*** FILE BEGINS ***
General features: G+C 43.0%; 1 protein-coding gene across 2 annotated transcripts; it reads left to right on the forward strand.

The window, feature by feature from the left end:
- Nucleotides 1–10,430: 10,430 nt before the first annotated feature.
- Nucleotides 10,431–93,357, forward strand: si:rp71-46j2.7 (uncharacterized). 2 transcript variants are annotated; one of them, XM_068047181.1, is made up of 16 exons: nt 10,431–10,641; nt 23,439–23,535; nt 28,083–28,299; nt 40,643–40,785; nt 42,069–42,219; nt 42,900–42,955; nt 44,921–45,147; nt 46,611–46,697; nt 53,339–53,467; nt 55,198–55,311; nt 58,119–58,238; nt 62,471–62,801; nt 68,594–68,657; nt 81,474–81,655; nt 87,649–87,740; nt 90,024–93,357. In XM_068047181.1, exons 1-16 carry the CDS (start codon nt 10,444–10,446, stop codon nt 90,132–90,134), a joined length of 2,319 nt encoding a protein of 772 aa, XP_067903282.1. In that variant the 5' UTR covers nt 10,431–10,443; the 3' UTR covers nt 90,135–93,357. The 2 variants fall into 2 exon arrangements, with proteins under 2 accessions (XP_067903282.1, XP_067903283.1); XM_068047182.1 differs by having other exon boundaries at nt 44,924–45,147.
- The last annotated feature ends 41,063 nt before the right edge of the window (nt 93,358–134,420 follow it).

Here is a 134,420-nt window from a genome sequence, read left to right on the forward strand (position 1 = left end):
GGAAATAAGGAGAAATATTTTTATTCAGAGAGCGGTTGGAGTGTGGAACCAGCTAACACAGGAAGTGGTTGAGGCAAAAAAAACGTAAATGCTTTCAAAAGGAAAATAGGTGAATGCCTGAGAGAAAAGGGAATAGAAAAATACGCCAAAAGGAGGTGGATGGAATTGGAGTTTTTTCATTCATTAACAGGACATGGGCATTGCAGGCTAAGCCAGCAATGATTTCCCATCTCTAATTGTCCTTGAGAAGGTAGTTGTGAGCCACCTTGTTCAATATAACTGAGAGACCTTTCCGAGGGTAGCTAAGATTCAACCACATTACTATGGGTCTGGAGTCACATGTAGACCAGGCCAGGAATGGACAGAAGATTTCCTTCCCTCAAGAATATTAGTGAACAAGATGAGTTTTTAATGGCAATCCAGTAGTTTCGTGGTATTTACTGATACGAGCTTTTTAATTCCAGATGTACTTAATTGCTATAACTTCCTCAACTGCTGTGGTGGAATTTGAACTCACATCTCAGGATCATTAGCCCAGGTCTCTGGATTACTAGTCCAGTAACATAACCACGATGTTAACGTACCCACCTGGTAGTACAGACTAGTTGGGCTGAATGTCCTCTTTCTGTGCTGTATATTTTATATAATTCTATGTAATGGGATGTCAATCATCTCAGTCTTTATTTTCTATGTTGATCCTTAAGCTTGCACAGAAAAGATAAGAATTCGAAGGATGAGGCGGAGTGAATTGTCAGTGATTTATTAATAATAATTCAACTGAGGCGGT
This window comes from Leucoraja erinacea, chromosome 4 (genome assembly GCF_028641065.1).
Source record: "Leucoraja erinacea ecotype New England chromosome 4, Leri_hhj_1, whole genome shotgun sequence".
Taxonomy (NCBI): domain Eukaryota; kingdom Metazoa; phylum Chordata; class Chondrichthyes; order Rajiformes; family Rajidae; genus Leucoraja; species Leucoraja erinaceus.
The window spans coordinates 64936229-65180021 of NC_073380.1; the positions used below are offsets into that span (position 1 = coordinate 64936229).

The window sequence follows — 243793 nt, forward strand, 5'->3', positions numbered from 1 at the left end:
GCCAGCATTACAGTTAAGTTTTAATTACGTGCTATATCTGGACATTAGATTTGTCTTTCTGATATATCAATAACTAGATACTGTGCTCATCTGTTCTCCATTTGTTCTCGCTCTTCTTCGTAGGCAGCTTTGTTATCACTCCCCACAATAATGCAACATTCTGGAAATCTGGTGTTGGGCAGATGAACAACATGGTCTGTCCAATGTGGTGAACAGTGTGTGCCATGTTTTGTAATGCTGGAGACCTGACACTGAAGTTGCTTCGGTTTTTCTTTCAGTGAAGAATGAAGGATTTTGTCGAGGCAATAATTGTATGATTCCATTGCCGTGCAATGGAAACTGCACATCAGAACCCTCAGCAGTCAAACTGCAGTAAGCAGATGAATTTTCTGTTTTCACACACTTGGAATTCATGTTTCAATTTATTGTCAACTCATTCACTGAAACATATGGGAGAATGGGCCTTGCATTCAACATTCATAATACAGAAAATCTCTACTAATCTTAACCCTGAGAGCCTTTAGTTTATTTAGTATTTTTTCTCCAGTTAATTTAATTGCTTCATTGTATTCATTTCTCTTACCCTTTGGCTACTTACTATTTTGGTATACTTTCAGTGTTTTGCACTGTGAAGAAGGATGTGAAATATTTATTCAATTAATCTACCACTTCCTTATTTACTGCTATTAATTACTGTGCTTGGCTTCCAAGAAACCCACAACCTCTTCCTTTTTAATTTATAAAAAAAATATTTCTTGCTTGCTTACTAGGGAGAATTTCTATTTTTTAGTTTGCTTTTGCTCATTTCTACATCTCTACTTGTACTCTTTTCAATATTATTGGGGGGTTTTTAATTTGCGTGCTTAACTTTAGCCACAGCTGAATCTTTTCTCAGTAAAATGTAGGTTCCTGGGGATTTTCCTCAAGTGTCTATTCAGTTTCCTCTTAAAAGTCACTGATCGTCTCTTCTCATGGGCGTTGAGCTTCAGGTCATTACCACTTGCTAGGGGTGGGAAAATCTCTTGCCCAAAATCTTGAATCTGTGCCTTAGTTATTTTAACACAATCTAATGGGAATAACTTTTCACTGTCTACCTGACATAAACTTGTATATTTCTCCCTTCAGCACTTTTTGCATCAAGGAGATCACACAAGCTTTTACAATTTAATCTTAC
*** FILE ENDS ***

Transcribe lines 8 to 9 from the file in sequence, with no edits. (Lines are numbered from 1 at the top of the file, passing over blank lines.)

This window comes from Leucoraja erinacea, chromosome 4 (genome assembly GCF_028641065.1).
Source record: "Leucoraja erinacea ecotype New England chromosome 4, Leri_hhj_1, whole genome shotgun sequence".